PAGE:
4. Plan to be effective
This is a bit of an abstract one, but bear with me. If you want to get so many words of your essay done, you could give yourself a day and see what happens. Or, you could give yourself a mental motivational talk, give yourself less time, and work on your work mentality.
When we do something with not much effort, it tends to take longer. More focus = less time spent doing the task.
Challenge yourself with how much of your brainpower you’re actually using to get tasks done by giving yourself a set block of time and just working harder.
One way of doing this is planning ahead in short periods, which I like to call blocks. I once listened to a guy talk about his time management strategy, and I forgot his name but the strategy stuck.
Basically, he would think about what he had to get done and the time he had available, and block out a set amount of that time to get it done.
He would think, “I’m going to brush my teeth, make breakfast, and then I’m going to read 10 pages in the next half-hour”.
If you’re actually conscious of the time you’re using to get a task done in order to be more efficient with it, you’re doing well with your time management.
5. Create a habit
In the words popularly attributed to Aristotle but actually written by a dude named Will Durant,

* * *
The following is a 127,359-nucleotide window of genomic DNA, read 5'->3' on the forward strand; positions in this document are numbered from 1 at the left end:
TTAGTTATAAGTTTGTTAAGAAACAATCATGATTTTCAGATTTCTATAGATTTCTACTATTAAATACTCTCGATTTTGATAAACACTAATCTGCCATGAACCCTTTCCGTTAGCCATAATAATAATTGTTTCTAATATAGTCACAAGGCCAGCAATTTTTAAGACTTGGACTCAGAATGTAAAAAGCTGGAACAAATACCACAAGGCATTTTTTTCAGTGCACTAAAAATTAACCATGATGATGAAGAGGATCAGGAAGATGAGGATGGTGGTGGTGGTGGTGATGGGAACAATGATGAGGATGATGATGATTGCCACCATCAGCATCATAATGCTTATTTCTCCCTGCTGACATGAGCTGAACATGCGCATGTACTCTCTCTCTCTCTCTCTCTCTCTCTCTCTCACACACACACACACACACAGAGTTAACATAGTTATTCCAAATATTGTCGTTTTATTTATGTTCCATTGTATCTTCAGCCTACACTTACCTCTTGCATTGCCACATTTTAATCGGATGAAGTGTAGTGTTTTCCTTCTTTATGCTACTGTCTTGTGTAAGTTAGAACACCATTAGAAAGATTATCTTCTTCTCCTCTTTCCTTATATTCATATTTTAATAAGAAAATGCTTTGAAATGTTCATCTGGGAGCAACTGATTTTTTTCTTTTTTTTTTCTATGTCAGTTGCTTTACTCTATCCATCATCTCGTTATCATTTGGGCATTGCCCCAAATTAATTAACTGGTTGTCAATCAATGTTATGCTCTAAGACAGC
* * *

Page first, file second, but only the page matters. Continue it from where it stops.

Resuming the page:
“We are what we repeatedly do. Excellence, then, is not an act but a habit.”
I can’t be entirely sure, but I believe he was referring to the NCEA endorsement.
Whether it’s brushing your teeth or going to the gym x days a week, things become a solid part of our lives by repeatedly doing them.
If you don’t have a strict workout schedule yet, maybe try going once a week at a time that suits you. If you don’t brush your teeth twice a day, maybe try once a month.
All of these tools: the written schedule, the chunking, the Pomodoro Method – none of them matter if you do it once or twice and then forget about it for the months of March-October.
Trust us: if you get to November and your time management has been next level all year, you’ll have a better time.
Although 9/10 dentists recommend not creating a toothbrush routine by starting small, you can with effective time management. You don’t need to jump into it with a whole lot of highlighters and aspirations that eventually become unattainable. Begin by writing some things down, planning the next week, and see how that week goes (spoiler: time management is dope).
Good luck, write your work down, and happy year of the pig.